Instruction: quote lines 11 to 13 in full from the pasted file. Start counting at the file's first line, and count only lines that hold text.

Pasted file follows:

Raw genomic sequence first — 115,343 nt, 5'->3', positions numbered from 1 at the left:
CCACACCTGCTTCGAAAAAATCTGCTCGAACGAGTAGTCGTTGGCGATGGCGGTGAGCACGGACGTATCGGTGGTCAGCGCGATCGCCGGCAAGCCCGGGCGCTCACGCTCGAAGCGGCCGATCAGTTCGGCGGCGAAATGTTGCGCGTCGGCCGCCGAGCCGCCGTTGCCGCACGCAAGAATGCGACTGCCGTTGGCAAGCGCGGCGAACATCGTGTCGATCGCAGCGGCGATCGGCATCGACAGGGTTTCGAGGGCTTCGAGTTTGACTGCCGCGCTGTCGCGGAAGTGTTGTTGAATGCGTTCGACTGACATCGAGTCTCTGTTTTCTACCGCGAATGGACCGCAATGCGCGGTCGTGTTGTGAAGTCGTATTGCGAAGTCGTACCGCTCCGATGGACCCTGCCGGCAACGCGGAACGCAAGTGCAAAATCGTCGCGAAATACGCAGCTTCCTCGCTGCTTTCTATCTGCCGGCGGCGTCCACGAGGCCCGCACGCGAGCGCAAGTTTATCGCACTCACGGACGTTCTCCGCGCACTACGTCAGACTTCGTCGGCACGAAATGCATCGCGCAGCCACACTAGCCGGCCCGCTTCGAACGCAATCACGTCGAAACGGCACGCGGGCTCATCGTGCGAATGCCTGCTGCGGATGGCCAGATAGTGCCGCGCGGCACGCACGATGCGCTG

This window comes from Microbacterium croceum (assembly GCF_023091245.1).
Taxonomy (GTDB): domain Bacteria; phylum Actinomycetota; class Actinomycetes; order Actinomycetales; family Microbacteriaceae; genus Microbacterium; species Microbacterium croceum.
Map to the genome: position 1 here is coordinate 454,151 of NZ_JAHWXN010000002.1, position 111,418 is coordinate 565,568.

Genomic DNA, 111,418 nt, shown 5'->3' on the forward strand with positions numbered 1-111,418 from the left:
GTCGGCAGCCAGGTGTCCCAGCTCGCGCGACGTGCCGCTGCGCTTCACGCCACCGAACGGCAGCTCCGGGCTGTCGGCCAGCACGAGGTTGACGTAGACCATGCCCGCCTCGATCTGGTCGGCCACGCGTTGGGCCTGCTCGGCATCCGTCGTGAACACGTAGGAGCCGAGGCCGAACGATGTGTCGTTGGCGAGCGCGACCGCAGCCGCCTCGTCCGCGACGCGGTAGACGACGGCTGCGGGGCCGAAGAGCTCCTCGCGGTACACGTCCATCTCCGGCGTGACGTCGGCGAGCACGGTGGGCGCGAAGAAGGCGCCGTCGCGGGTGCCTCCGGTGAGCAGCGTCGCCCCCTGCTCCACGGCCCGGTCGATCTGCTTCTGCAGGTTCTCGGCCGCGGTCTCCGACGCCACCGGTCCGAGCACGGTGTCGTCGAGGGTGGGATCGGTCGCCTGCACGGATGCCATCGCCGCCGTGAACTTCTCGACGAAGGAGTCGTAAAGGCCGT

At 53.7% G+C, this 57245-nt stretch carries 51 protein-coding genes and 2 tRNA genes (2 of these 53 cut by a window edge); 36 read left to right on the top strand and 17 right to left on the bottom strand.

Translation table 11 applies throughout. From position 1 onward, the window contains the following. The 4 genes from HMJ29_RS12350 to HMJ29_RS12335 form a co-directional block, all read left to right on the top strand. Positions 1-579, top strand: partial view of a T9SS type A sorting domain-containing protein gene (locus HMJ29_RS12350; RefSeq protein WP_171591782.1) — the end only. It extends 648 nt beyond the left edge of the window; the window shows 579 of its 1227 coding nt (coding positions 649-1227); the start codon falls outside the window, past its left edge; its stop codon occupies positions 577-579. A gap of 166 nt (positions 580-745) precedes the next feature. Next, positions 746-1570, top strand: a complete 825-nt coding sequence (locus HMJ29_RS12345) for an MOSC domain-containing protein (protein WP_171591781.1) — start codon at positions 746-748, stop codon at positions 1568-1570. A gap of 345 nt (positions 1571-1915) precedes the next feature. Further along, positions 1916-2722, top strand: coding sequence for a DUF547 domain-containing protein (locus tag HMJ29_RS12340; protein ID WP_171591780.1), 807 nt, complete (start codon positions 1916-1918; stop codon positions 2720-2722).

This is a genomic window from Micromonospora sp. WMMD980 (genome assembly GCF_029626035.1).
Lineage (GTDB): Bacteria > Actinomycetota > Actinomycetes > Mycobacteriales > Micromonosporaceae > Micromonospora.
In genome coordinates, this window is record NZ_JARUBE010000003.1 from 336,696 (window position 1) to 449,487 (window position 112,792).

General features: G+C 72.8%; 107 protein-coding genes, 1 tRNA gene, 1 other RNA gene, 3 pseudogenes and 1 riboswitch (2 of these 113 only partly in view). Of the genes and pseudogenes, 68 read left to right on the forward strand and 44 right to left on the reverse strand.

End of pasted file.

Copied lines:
Lineage (GTDB): Bacteria > Actinomycetota > Actinomycetes > Mycobacteriales > Micromonosporaceae > Micromonospora.
In genome coordinates, this window is record NZ_JARUBE010000003.1 from 336,696 (window position 1) to 449,487 (window position 112,792).

General features: G+C 72.8%; 107 protein-coding genes, 1 tRNA gene, 1 other RNA gene, 3 pseudogenes and 1 riboswitch (2 of these 113 only partly in view). Of the genes and pseudogenes, 68 read left to right on the forward strand and 44 right to left on the reverse strand.